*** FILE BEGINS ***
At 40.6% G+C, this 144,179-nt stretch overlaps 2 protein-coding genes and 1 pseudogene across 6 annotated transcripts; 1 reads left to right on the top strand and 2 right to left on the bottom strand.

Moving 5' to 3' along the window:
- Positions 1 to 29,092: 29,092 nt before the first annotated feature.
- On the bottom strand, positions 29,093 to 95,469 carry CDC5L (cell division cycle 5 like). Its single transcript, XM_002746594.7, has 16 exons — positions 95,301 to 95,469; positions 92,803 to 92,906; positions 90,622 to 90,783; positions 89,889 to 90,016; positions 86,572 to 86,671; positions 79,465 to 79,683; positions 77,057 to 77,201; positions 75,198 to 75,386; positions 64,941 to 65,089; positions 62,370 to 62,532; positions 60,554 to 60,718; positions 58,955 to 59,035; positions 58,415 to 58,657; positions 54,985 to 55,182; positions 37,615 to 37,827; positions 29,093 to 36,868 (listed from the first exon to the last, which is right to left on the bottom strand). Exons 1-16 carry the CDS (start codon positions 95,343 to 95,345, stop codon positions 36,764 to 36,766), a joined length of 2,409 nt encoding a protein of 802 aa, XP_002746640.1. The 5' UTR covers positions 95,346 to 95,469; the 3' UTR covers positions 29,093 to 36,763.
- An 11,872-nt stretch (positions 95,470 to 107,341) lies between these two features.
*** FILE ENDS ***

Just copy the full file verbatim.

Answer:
At 40.6% G+C, this 144,179-nt stretch overlaps 2 protein-coding genes and 1 pseudogene across 6 annotated transcripts; 1 reads left to right on the top strand and 2 right to left on the bottom strand.

Moving 5' to 3' along the window:
- Positions 1 to 29,092: 29,092 nt before the first annotated feature.
- On the bottom strand, positions 29,093 to 95,469 carry CDC5L (cell division cycle 5 like). Its single transcript, XM_002746594.7, has 16 exons — positions 95,301 to 95,469; positions 92,803 to 92,906; positions 90,622 to 90,783; positions 89,889 to 90,016; positions 86,572 to 86,671; positions 79,465 to 79,683; positions 77,057 to 77,201; positions 75,198 to 75,386; positions 64,941 to 65,089; positions 62,370 to 62,532; positions 60,554 to 60,718; positions 58,955 to 59,035; positions 58,415 to 58,657; positions 54,985 to 55,182; positions 37,615 to 37,827; positions 29,093 to 36,868 (listed from the first exon to the last, which is right to left on the bottom strand). Exons 1-16 carry the CDS (start codon positions 95,343 to 95,345, stop codon positions 36,764 to 36,766), a joined length of 2,409 nt encoding a protein of 802 aa, XP_002746640.1. The 5' UTR covers positions 95,346 to 95,469; the 3' UTR covers positions 29,093 to 36,763.
- An 11,872-nt stretch (positions 95,470 to 107,341) lies between these two features.